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Negotiators agree on tax plan
By Michael Khoo, Minnesota Public Radio
June 27, 2001

House and Senate negotiators have signed off on a major property-tax reform bill that will produce double-digit cuts for all property categories. The $760 million measure is set for a House vote today and could be up in the Senate this evening or tomorrow. The Ventura administration and GOP leaders are hailing the package as historic, but some Democrats say the changes may pinch homeowners down the road.

AFSCME members picketed the Capitol, and nearly 60 other state buildings in Minnesota, on Tuesday, protesting the possibility of a government shutdown. Read more about this story.
for a sweeping overhaul of property taxes last fall when he first proposed abolishing the state-mandated general education levy. Eliminating those taxes, and replacing the funding with a projected state surplus, produces significant cuts in local property taxes. Revenue Commissioner Matt Smith says the final product covers 95 percent of Ventura's property tax reform plan. He says the governor will be pleased. "When you think about where we started back on Labor Day, I don't think a lot of people probably gave this a whole lot of chance of happening. And now we're at the doorstep of it happening. So he should feel good about that," Smith said.

The administration estimates average property taxes will drop roughly 25 percent for homes, apartments, and farm houses. Businesses and cabins would see approximately 10-percent reductions.

Republican House Tax Chair Ron Abrams of Minnetonka says in addition to the cuts, the bill contains important reforms. The measure reduces disparities that tax homes at lower rates than businesses and apartments. And by eliminating the state-mandated education levy Abrams says the plan untangles a complicated relationship between state and local governments and allows more citizen control over tax increases.

"I think we've done about all we can do on a rate structure. We've gone a fair amount down the road on the untangling the fiscal relationship. And the fact is that there's a lot of relief in the bill, too," Abrams said.

But Senate DFLers are more cautious. They point out the rate changes will force homes to pick up a larger percentage of the total tax burden than they currently pay.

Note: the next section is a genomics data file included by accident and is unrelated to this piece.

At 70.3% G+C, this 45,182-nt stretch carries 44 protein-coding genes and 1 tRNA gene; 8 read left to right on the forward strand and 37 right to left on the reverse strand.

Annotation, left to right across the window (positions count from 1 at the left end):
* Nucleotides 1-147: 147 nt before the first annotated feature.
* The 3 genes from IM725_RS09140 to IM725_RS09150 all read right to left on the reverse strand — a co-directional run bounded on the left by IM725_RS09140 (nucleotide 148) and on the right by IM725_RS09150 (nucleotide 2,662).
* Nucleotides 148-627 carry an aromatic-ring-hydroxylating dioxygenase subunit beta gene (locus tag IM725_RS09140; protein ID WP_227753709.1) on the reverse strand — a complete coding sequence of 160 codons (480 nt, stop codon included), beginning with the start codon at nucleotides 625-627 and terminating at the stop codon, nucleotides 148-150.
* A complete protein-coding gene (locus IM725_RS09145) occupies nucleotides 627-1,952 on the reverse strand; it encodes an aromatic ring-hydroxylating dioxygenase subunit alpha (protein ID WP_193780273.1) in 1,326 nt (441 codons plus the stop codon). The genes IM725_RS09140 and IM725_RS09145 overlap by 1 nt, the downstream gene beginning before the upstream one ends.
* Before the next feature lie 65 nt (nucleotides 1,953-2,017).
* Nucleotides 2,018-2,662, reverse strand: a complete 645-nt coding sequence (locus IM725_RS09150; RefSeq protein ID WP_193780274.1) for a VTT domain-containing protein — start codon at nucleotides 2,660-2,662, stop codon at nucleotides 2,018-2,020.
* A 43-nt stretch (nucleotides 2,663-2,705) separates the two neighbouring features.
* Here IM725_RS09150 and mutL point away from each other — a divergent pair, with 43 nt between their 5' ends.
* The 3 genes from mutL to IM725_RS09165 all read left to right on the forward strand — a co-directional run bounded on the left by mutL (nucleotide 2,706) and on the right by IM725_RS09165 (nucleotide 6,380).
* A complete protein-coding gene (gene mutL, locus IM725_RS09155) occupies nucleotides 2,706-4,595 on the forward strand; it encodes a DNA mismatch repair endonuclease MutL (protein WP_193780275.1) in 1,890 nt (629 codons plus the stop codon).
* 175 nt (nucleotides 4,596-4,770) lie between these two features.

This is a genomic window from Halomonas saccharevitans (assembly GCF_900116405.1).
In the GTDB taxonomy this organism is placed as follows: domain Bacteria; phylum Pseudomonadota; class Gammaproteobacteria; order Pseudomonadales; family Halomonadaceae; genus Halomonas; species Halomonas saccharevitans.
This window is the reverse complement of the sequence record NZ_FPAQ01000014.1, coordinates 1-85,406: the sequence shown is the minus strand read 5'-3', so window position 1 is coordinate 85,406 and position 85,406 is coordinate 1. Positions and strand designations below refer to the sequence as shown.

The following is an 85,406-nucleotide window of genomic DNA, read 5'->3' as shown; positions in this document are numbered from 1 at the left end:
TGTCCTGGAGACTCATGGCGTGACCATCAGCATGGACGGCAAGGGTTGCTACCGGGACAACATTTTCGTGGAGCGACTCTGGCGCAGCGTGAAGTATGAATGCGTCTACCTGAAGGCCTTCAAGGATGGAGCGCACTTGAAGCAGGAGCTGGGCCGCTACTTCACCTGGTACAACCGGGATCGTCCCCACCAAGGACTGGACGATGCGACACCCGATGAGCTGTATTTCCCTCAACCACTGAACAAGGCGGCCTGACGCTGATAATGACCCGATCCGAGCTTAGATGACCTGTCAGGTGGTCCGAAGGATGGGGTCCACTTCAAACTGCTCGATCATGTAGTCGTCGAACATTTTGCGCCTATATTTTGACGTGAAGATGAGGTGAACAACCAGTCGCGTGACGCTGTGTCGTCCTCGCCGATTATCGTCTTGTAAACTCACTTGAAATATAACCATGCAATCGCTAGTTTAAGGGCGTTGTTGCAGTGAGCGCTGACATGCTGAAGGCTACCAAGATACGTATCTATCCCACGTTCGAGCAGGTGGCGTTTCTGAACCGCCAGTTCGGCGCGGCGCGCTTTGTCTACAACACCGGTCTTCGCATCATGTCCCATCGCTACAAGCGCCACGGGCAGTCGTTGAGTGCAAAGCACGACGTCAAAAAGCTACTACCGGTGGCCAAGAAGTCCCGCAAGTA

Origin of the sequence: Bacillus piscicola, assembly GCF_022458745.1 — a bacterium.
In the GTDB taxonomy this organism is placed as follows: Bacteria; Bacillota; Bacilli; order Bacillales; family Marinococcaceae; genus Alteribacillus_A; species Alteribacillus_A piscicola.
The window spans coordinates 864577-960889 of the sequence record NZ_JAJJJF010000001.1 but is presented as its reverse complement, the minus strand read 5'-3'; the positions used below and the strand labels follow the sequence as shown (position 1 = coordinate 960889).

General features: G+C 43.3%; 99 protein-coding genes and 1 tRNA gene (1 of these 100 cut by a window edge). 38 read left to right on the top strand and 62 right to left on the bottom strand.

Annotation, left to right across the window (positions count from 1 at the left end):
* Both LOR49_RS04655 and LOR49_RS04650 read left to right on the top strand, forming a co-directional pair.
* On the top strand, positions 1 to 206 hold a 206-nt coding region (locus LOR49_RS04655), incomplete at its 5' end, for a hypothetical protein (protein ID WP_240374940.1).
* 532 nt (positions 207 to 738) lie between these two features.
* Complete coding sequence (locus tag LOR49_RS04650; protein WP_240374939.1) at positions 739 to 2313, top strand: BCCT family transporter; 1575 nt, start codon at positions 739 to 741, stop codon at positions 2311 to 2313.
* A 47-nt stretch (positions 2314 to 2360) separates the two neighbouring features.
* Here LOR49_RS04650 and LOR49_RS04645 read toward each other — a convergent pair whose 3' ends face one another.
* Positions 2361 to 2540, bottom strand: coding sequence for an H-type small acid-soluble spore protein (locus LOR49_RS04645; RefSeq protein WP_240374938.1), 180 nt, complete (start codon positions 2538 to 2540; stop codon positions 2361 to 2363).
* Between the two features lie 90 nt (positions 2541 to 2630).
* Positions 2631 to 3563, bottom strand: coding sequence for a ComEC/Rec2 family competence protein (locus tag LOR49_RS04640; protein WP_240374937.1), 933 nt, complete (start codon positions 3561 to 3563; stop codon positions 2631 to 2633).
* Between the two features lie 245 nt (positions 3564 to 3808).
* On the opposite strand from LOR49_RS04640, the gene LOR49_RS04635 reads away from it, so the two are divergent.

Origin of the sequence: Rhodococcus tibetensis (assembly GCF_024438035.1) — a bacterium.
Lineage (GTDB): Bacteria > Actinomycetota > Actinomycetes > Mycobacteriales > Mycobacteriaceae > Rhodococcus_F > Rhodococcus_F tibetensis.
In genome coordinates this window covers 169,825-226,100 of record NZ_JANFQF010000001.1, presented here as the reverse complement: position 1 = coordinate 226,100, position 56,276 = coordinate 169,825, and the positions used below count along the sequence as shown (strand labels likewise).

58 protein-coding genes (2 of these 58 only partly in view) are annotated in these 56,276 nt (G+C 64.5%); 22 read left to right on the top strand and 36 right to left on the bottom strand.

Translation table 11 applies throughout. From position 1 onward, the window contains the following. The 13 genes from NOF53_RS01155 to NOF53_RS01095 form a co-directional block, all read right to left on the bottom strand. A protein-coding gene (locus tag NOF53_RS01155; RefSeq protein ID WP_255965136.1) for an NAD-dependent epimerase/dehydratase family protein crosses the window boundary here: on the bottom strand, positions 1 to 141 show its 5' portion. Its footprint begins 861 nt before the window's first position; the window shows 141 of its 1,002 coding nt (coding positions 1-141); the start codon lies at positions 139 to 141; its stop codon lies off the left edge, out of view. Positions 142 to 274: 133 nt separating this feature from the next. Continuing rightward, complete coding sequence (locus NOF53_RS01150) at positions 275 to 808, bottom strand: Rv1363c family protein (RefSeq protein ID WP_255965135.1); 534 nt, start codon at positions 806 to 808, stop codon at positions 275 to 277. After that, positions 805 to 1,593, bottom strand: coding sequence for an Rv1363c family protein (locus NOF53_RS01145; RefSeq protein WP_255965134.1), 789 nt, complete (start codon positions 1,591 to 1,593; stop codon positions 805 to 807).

Sen. Larry Pogemiller, DFL-Minneapolis, who chairs the Senate Taxes Committee, says although most taxpayers should see immediate cuts, low- and mid-valued homes might feel a heavier burden in the future. "History will tell. And I think we will know a few years from now if this is historic reform that we should be proud of or whether it's historic reform that there should have been more concern than there was on it," he said.

DFLers held out for - and received - increases in the property-tax refund that should cushion some of the shift to homeowners. And they also linked future growth in a new statewide tax on businesses and cabins to education funding. Democrats say that will help stabilize money for K-12 schools. Missing from the final bill, however, were key provisions championed by Ventura.

The governor had originally asked for a cut in the sales-tax rate coupled with an expansion of that tax to services. Commissioner Smith says the administration nonetheless is glad to have opened the debate. "We feel good and the governor should feel good that we put the right issues on the agenda. And those are issues that are not going to go away. The issue of modernizing the sales tax is not going to go away," Smith said.

The bill also calls for a roughly $700 million sales-tax rebate that should go out to taxpayers by September. The tax bill, which for weeks seemed to be at the center of a budget impasse, is now cleared for votes in both the House and Senate. However, the stalemate continues on other fronts. Several spending and policy proposals remain under discussion, and legislative leaders acknowledge a deal is a long way off on bills to fund transportation and health and human services.